The dim shadows were kinder to the theater's dilapidation. A single candle to aid the dirty sheen of the moon through the rent beams of the ancient roof, easier to overlook the worn and warped floorboards, the tattered curtains, the mildew-ridden walls. Easier as well to overlook the dingy skirt with its hem all ragged, once purest white and fine, and her shoes, almost fallen to pieces, the toes cracked and painstakingly re-wrapped with hoarded strips of linen. Once, not long ago, Aisa wouldn't have given this place a first glance, would never have deigned to be seen here in this most ruinous of venues. But times changed. Everything changed. Aisa pirouetted on one long leg, arms circling her body like gently folded wings. Her muscles gathered and uncoiled in a graceful leap, suspending her in the air with limbs outflung, until gravity summoned her back down. The stained, wooden boards creaked beneath her, but she didn't hear them. She heard only the music in her head, the familiar stanzas from countless rehearsals and performances of Snowbird's Lament. She could hum the complex orchestral score by rote, just as she knew every step by heart.
Published on Sep 26, 2014
by Katina L. French
AszI brushes the endless knots out of my daughter's hair. She giggles and says, "It's like Rapunzel's, right?" I snort and kiss the top of her head. I do not say what first springs to mind, which is that Rapunzel's real name was Persinette, and calling a girl "Rapunzel" is basically like calling a modern girl "spinach salad."
Published on Oct 29, 2015
by Sarah Goslee
I never really loved her. I never loved her, but from the first moment I saw her I coveted her, desired her in the way the ivy desires the castle wall, or the oyster the pearl.
Published on Dec 12, 2012
by Theodora Goss
She waited until autumn. She wanted to wait until the children were home and back in school. Bobby had been at soccer camp--Robert, he wanted to be called now, which was confusing because his father was Robert too, so when she called either of them, they both answered. He started tenth grade and slipped right back into his usual routine of school, soccer, and hanging out with friends, like a fish sliding through a pond without making a ripple. It was Eleanor she was worried about. At the end of seventh grade she'd quarreled with her best friend, or her best friend had quarreled with her, and Eleanor had said they were never speaking again, then had run up to her room and cried with the sort of passionate intensity best left to itself. That summer she had gone to riding camp, and then visited her grandparents, Robert's parents, who lived in a large house surrounded by pastures and forest, where her grandmother had made all her favorite foods. Somehow, over Facebook or Snapchat or whatever teenagers were using at the moment, a reconciliation had been effected, and Eleanor and Emily were once again inseparable. But Eleanor was the sensitive one, the one who secretly wrote poetry, so it was Eleanor she was worried about.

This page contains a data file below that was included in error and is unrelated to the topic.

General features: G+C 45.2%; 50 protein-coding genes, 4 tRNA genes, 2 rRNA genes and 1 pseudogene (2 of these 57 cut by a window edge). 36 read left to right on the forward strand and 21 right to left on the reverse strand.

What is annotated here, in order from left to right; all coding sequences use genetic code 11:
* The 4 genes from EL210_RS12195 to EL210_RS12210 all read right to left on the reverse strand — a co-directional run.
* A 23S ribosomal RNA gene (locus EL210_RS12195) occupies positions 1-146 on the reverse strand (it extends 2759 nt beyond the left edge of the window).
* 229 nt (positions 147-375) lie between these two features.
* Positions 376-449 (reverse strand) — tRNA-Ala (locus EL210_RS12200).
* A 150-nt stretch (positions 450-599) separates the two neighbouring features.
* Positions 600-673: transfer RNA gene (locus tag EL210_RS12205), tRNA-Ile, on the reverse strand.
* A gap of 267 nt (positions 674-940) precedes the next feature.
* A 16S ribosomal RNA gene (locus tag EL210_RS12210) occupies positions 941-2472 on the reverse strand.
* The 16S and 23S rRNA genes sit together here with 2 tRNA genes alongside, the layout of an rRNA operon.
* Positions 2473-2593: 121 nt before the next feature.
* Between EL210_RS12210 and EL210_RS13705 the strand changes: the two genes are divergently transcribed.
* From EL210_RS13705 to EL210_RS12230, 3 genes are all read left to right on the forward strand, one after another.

Published on Nov 13, 2015
by Lydia S. Gray
***Editor's Note: Here be mature and potentially disturbing themes. Read on upon your own recognizance*** The old watchmaker went to the builder of dreams. "Make me a wife," he said.
Published on Aug 15, 2012
by Sarah Grey
She is no longer a girl, dreaming while sweeping the ashes away. She is a queen, and a queen, says her beloved king, is ever the paragon of perfection and grace. Her feet have grown wide with age. Still, she stuffs them into glass slippers, narrow as reeds, that rub her ankles raw. Every step is agony--the stabbing clink of a towering crystal heel against marble, the shattering pain through the bones in her legs.
Published on Jul 8, 2013
by Alexandra Grunberg
"I think you dropped this." Connor held out the pencil that had rolled under his desk. The girl sitting behind him took it, staring at him with wide brown eyes. For a moment their hands brushed each other, then the moment was over. Connor turned around to finish his math test, but the girl was unable to finish hers.